This weekend, we zipped off to the Tidewater region of Virginia to go hit the two amusement parks – Busch Gardens and Water Country USA – and two baseball games. Unfortunately, one was washed out due to the weather, but…
I know I’ve reviewed Water Country USA previously (see On the Road – Water Country USA), but this time, due to the weather on Friday, we were able to do more of a visit that would answer questions that are of interest to Autism parents. Continue reading
Sorry for taking a few days to do a write-up – I’ve been a bit distracted with preparations for my sabbatical, and then with actually pretending to be a stay-at-home dad for a few days. 😉
So, as the summer’s been progressing, we made our annual visit to the Aberdeen Ironbirds for Autism Awareness Day. Continue reading
One of the biggest stumbling blocks that we face, when we’re going out to an amusement park, is how to cope with the water park.
Most water parks are not really built to accommodate people with disabilities. It’s easier with a land-based ride, since there’s usually an exit and an entrance, and most parks seem to use the exit as a ‘fast-pass/disability’ access point. But a water ride… usually has one way to ride it, and going in the exit doesn’t work. Continue reading
And the march from ballpark to ballpark continues.
This weekend is a double-header for us. We’ve the opportunity to go catch two of the Baltimore Orioles’ farm teams this weekend – the Bowie Baysox (AA, Eastern League) on Friday night and the Aberdeen Ironbirds (Short-Season A, New York-Penn League) this evening. Both teams are doing their Autism Awareness games this weekend. Continue reading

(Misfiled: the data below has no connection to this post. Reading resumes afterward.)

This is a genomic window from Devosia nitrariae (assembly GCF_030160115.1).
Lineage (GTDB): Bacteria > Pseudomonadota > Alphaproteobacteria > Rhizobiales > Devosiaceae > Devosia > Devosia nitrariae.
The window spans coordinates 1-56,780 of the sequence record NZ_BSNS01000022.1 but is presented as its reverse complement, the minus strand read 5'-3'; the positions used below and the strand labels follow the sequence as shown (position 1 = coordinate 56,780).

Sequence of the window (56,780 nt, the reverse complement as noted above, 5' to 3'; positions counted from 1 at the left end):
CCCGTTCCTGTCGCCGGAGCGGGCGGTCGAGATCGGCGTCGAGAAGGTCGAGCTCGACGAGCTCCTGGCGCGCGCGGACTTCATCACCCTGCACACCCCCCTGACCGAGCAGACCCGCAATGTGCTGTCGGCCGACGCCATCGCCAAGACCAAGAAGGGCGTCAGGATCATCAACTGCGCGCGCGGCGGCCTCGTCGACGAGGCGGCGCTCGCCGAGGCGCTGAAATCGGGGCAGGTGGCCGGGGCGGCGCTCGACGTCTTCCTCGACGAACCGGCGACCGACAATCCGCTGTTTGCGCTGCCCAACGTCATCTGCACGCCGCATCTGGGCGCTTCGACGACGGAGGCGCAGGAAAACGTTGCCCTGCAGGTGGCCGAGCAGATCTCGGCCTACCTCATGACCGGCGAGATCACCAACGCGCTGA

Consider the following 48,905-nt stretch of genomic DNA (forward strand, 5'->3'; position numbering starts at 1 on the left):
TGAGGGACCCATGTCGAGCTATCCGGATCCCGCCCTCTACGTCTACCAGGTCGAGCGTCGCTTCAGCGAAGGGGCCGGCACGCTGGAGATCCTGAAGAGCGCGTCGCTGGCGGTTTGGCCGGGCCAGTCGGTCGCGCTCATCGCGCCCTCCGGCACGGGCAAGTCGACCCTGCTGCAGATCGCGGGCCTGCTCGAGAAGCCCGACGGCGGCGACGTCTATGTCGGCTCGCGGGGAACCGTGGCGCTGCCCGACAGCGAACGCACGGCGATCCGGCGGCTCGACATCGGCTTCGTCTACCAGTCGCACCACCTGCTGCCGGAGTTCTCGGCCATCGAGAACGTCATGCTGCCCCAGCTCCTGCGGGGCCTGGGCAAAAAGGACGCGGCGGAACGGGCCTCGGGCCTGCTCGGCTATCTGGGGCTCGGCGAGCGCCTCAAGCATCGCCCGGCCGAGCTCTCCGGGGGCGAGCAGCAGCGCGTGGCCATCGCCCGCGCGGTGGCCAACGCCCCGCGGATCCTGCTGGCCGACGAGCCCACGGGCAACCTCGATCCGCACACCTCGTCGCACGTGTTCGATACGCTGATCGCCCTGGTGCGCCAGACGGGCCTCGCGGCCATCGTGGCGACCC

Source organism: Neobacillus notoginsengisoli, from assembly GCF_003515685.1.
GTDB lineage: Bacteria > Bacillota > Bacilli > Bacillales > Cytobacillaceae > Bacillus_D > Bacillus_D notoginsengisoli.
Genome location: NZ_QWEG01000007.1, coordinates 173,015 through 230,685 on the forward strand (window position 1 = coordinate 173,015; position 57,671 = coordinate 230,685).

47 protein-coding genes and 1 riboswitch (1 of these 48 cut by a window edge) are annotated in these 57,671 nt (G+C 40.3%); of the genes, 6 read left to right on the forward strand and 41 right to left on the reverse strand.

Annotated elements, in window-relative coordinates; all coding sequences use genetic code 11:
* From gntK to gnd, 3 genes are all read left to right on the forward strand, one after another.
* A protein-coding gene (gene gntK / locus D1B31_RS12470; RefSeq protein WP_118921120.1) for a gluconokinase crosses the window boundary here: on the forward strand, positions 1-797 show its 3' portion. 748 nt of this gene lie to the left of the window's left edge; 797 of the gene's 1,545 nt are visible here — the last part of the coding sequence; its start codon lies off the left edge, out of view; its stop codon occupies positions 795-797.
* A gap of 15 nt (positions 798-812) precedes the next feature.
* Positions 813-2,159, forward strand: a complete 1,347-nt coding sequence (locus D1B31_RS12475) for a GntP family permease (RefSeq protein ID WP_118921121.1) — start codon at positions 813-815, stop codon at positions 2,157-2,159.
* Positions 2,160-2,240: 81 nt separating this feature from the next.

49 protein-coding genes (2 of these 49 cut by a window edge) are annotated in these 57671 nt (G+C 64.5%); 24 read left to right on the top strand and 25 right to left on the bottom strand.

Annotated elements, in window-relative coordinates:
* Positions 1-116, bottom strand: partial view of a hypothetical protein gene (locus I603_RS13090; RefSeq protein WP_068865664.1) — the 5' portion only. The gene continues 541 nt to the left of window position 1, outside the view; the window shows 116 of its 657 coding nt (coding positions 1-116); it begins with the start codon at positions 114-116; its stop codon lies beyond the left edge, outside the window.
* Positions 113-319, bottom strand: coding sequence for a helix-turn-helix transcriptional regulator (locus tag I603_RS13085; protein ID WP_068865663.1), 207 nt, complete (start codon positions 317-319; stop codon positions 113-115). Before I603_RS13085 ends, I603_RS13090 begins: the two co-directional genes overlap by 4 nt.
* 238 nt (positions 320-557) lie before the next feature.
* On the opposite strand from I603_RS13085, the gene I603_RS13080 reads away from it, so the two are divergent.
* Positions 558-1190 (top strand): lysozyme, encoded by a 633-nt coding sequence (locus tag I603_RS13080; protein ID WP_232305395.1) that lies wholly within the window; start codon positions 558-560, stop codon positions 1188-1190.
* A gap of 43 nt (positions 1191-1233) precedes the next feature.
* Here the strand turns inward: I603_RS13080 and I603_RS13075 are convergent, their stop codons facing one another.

So, since we were actually in Langhorne this weekend to go hit Sesame Place, I thought I would touch back on the prior reviews and update them. Part of this is because, as I go through more places, I find new things that I want to concentrate on… and partially because there’ve been some changes at Sesame.
For starters, you might look at my prior reviews – the trip we took to Sesame Place for their “A Very Furry Christmas”, and another review from last year. Continue reading
If it’s summer, it must be time to go catch a ballgame.
As I mentioned multiple times last season, I do love baseball. I grew up mostly listening to baseball on the radio – I still don’t exactly “get into” watching it on television – but there’s still just one real way to experience the game, and that’s at the ballpark. Continue reading
So, it’s April. And if it’s April and Autism Awareness Month, it must be time for major sports franchises to be doing “Autism Awareness Day/Night” at the ballpark.
For some strange reason, the Baltimore Orioles decided to do a night game. I don’t know about you, but the Monster and R don’t cope well after about, oh, 8:30 at night, so 7:35 start times don’t do me much good. On the other hand, Autism Society of Baltimore/Chesapeake arranged for group tickets for the 1:35 PM game today, so we took the kids to the ballpark for today’s rubber match against the Toronto Blue Jays. Continue reading
Yes, this is a second visit to the aquarium, but… I didn’t look at it as a review, that time, so it’s time that I did that.
Last night was Pathfinders for Autism‘s night at the National Aquarium. We attended the event last year when the Monster was 4 1/2 and R 1 in a semi-ragged fashion, so this year we figured the trip would be more representative of a visit with young children and one on the Spectrum. Continue reading
So yesterday, there was a deal with the Smithsonian Museums and their affiliates for free entry. Never ones to pass up a deal, we signed up to go to Port Discovery, the local children’s museum here in Baltimore.
(Yesterday was a whole bunch of free, since we also had lunch at a nearby, newly-opening Red Robin… but that’s beside the point. We like Red Robin, if only because bottomless fries == distracted children with full mouths.) Continue reading
So… I’m sure that a lot of parents of children with Autism who are already “in the know” about this could potentially be annoyed with me for divulging the existence of this, due to the limited spots available each year. But.. if you don’t know about this already, you should. Trust me, you should.
There is this great charity out there called Surfers Healing. Surfers Healing is a charity founded by a former competitive surfer who has a son with Autism. The basis of the charity is sharing his discovery of the effect that riding a surfboard has on children with this disorder.